Open Banking Represents the Largest Fintech Opportunity in the Baltics and Nordicsby Fintechnews Baltic June 7, 2019
The Nordic and Baltic region is poised to become a fintech powerhouse, but challenges related to access to capital, achieving scale and reach, and regulation must be addressed, found a new survey.
Launched during Money20/20 in Amsterdam earlier this week, the report provides a review of the current position and future trends in Nordic and Baltic fintech based results of an industry-wide survey and extensive interviews with industry stakeholders including banks, fintechs, regulators, accelerators and innovators.
The survey found that 68% of respondents believe that the region is home to some great ideas and gaining in confidence, 14% up from 2018, and 22% feel that the region’s fintech industry is well-developed and thriving, and on the path to become a leading global hub.
Among the biggest opportunities in the Nordic and Baltic region, respondents cited Open APIs (63%), automation and digitalization (48%) and platforms and marketplaces (35%).
Respondents, however, cited the need of greater access to investor capital (67%), greater bank openness to partnering (52%) and greater support from government, regulators and the ecosystem to build new scale players (38%) and for the region to reach its full potential.
According to Susanne Hannestad, CEO of Fintech Mundi, a prominent Nordic-based fintech accelerator, the report is a call to arms for banks, investors, regulators, public bodies and for the fintechs themselves.
“The Nordic and Baltic regions are ideally placed to outperform their peers in Europe, but only if we can find a more effective way to work together,” Hannestad said. “We are not there yet.”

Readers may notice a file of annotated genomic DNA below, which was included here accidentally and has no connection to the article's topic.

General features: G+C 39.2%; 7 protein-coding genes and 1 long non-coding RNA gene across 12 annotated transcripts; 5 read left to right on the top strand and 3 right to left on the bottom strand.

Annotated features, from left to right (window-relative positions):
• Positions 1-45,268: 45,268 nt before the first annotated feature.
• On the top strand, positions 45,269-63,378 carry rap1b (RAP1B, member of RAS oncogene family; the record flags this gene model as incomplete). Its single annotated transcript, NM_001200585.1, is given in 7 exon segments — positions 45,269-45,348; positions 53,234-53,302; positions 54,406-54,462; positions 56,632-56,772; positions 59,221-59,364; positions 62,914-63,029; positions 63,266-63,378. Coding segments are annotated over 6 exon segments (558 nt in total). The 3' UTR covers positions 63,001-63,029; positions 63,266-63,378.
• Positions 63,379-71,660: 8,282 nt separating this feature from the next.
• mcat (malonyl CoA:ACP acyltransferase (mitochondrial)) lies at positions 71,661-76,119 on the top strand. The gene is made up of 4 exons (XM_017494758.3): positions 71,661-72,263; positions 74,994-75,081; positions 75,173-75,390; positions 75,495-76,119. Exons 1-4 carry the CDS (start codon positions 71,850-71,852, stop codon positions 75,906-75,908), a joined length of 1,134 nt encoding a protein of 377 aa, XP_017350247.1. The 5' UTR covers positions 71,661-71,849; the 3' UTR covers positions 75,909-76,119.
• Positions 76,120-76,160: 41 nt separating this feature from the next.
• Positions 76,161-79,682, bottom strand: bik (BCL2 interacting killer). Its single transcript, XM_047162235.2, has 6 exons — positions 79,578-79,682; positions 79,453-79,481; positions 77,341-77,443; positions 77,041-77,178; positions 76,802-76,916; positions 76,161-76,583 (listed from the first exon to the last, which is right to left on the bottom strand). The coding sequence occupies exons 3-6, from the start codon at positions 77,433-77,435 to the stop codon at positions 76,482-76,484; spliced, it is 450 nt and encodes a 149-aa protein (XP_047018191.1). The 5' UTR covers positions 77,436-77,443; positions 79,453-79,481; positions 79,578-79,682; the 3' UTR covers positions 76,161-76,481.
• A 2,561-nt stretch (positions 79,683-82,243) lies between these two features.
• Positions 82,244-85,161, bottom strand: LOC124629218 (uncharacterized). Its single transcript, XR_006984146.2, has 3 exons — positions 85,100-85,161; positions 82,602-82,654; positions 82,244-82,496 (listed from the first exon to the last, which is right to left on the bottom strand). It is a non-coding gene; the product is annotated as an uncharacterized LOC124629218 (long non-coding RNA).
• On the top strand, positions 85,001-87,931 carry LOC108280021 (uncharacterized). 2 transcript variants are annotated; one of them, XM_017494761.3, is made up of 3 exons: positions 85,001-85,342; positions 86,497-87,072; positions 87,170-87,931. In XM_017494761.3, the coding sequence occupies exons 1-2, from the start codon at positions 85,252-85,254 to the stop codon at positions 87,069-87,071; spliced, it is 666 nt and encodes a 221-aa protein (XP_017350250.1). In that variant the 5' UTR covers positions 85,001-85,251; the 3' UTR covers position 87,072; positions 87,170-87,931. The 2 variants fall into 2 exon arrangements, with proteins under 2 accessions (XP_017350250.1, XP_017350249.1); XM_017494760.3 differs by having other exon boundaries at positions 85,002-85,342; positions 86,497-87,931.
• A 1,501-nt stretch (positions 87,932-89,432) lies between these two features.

The report advises for a collaborative approach in order for the region to realize its strengths and take full advantage of fintech.
Viable and effective partnerships, as well as a better connected fintech ecosystem can help in attracting skills and talent, fertilizing new ideas at scale, shortening times to profit, and growing the region’s reputation to create a virtuous circle for success, it says.
Looking ahead, respondents said they were confident that fintechs will become service provider to large institutions (37%), and that a new business model for banking will rise (29%).
While Sweden, Norway, Denmark, Finland and, to a lesser extend, Iceland still attract most of the attention when it comes to fintech, nurturing some of the world’s most successful startups including Klarna, iZettle and Bima, fintech in the Baltic states, which include Estonia, Latvia and Lithuania, is growing more and more dynamic, the report says.
In particular, it says that businesses in the Baltics have shown themselves to be adept at raising funding via initial coin offerings (ICOs) and notes that each of these countries has launched its own initiatives to support the fintech industry.
Estonia, for instance, has developed a special peer-to-peer lending policy as well as ICO frameworks, and initiatives such as the e-Residency program and the Startup Visa encourage startups to easily setup and run a business in the country.
Latvia has reduced the licensing fee for innovative payments services from EUR 5,000 to EUR 450, and was the first country to implement an innovative startup law aimed specifically at promoting the creation of startup businesses.
Lithuania has been promoting itself as the gateway for fintechs looking to enter the European Union (EU). Lithuania has cut the capital required for bank foundation to EUR 1 million needed by challenger banks and offers a newcomer banking license package. The country has also developed a blockchain sandbox.
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